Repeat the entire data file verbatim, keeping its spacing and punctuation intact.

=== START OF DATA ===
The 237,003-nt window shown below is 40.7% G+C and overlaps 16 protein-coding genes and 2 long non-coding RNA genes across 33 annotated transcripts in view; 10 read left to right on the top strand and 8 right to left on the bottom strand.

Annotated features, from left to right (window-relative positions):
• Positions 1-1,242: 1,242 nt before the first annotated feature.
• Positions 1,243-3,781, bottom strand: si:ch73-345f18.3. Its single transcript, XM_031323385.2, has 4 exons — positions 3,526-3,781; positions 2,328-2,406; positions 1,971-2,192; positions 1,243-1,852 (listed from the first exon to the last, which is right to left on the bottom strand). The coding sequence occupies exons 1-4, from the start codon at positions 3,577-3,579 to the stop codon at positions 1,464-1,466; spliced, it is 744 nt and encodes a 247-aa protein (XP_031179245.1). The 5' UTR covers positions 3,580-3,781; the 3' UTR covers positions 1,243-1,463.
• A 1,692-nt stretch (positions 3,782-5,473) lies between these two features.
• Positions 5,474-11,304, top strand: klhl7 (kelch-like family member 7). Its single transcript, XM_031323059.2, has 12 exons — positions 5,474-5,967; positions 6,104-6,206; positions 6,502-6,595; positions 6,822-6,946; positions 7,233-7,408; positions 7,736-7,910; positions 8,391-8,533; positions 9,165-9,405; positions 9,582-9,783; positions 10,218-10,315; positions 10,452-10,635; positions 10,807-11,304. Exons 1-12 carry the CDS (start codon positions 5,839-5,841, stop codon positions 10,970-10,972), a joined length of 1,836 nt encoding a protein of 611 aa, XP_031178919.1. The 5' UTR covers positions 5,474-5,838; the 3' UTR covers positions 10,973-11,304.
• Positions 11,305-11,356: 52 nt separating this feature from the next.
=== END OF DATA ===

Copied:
The 237,003-nt window shown below is 40.7% G+C and overlaps 16 protein-coding genes and 2 long non-coding RNA genes across 33 annotated transcripts in view; 10 read left to right on the top strand and 8 right to left on the bottom strand.

Annotated features, from left to right (window-relative positions):
• Positions 1-1,242: 1,242 nt before the first annotated feature.
• Positions 1,243-3,781, bottom strand: si:ch73-345f18.3. Its single transcript, XM_031323385.2, has 4 exons — positions 3,526-3,781; positions 2,328-2,406; positions 1,971-2,192; positions 1,243-1,852 (listed from the first exon to the last, which is right to left on the bottom strand). The coding sequence occupies exons 1-4, from the start codon at positions 3,577-3,579 to the stop codon at positions 1,464-1,466; spliced, it is 744 nt and encodes a 247-aa protein (XP_031179245.1). The 5' UTR covers positions 3,580-3,781; the 3' UTR covers positions 1,243-1,463.
• A 1,692-nt stretch (positions 3,782-5,473) lies between these two features.
• Positions 5,474-11,304, top strand: klhl7 (kelch-like family member 7). Its single transcript, XM_031323059.2, has 12 exons — positions 5,474-5,967; positions 6,104-6,206; positions 6,502-6,595; positions 6,822-6,946; positions 7,233-7,408; positions 7,736-7,910; positions 8,391-8,533; positions 9,165-9,405; positions 9,582-9,783; positions 10,218-10,315; positions 10,452-10,635; positions 10,807-11,304. Exons 1-12 carry the CDS (start codon positions 5,839-5,841, stop codon positions 10,970-10,972), a joined length of 1,836 nt encoding a protein of 611 aa, XP_031178919.1. The 5' UTR covers positions 5,474-5,838; the 3' UTR covers positions 10,973-11,304.
• Positions 11,305-11,356: 52 nt separating this feature from the next.